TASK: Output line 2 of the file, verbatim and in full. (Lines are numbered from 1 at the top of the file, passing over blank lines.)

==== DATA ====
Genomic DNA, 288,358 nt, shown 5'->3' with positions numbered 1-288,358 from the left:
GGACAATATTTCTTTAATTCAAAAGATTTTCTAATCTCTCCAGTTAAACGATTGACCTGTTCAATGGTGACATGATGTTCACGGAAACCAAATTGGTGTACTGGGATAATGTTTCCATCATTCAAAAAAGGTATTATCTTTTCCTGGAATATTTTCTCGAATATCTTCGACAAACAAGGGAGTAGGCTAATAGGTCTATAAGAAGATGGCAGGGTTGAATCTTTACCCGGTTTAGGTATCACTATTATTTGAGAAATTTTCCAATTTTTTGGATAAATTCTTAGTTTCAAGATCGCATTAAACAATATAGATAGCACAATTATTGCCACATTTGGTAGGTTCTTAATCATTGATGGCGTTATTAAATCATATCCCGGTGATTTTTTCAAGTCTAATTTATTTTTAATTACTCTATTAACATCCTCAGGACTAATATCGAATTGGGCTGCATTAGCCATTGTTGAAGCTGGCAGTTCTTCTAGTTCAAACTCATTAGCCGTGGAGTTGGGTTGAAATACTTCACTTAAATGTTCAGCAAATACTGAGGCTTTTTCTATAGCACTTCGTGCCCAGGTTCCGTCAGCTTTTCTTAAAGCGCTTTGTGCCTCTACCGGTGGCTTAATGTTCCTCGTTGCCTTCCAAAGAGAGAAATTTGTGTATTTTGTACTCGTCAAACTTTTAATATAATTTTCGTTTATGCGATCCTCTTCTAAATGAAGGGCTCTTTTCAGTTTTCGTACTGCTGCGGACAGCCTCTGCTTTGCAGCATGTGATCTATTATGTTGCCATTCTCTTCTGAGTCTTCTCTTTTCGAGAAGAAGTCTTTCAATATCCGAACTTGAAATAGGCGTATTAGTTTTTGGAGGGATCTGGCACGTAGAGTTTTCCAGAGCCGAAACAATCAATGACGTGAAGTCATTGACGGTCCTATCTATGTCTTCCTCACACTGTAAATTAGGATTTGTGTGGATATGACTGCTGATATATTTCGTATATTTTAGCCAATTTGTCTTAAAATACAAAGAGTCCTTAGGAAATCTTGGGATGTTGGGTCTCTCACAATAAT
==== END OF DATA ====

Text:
GGACAATATTTCTTTAATTCAAAAGATTTTCTAATCTCTCCAGTTAAACGATTGACCTGTTCAATGGTGACATGATGTTCACGGAAACCAAATTGGTGTACTGGGATAATGTTTCCATCATTCAAAAAAGGTATTATCTTTTCCTGGAATATTTTCTCGAATATCTTCGACAAACAAGGGAGTAGGCTAATAGGTCTATAAGAAGATGGCAGGGTTGAATCTTTACCCGGTTTAGGTATCACTATTATTTGAGAAATTTTCCAATTTTTTGGATAAATTCTTAGTTTCAAGATCGCATTAAACAATATAGATAGCACAATTATTGCCACATTTGGTAGGTTCTTAATCATTGATGGCGTTATTAAATCATATCCCGGTGATTTTTTCAAGTCTAATTTATTTTTAATTACTCTATTAACATCCTCAGGACTAATATCGAATTGGGCTGCATTAGCCATTGTTGAAGCTGGCAGTTCTTCTAGTTCAAACTCATTAGCCGTGGAGTTGGGTTGAAATACTTCACTTAAATGTTCAGCAAATACTGAGGCTTTTTCTATAGCACTTCGTGCCCAGGTTCCGTCAGCTTTTCTTAAAGCGCTTTGTGCCTCTACCGGTGGCTTAATGTTCCTCGTTGCCTTCCAAAGAGAGAAATTTGTGTATTTTGTACTCGTCAAACTTTTAATATAATTTTCGTTTATGCGATCCTCTTCTAAATGAAGGGCTCTTTTCAGTTTTCGTACTGCTGCGGACAGCCTCTGCTTTGCAGCATGTGATCTATTATGTTGCCATTCTCTTCTGAGTCTTCTCTTTTCGAGAAGAAGTCTTTCAATATCCGAACTTGAAATAGGCGTATTAGTTTTTGGAGGGATCTGGCACGTAGAGTTTTCCAGAGCCGAAACAATCAATGACGTGAAGTCATTGACGGTCCTATCTATGTCTTCCTCACACTGTAAATTAGGATTTGTGTGGATATGACTGCTGATATATTTCGTATATTTTAGCCAATTTGTCTTAAAATACAAAGAGTCCTTAGGAAATCTTGGGATGTTGGGTCTCTCACAATAAT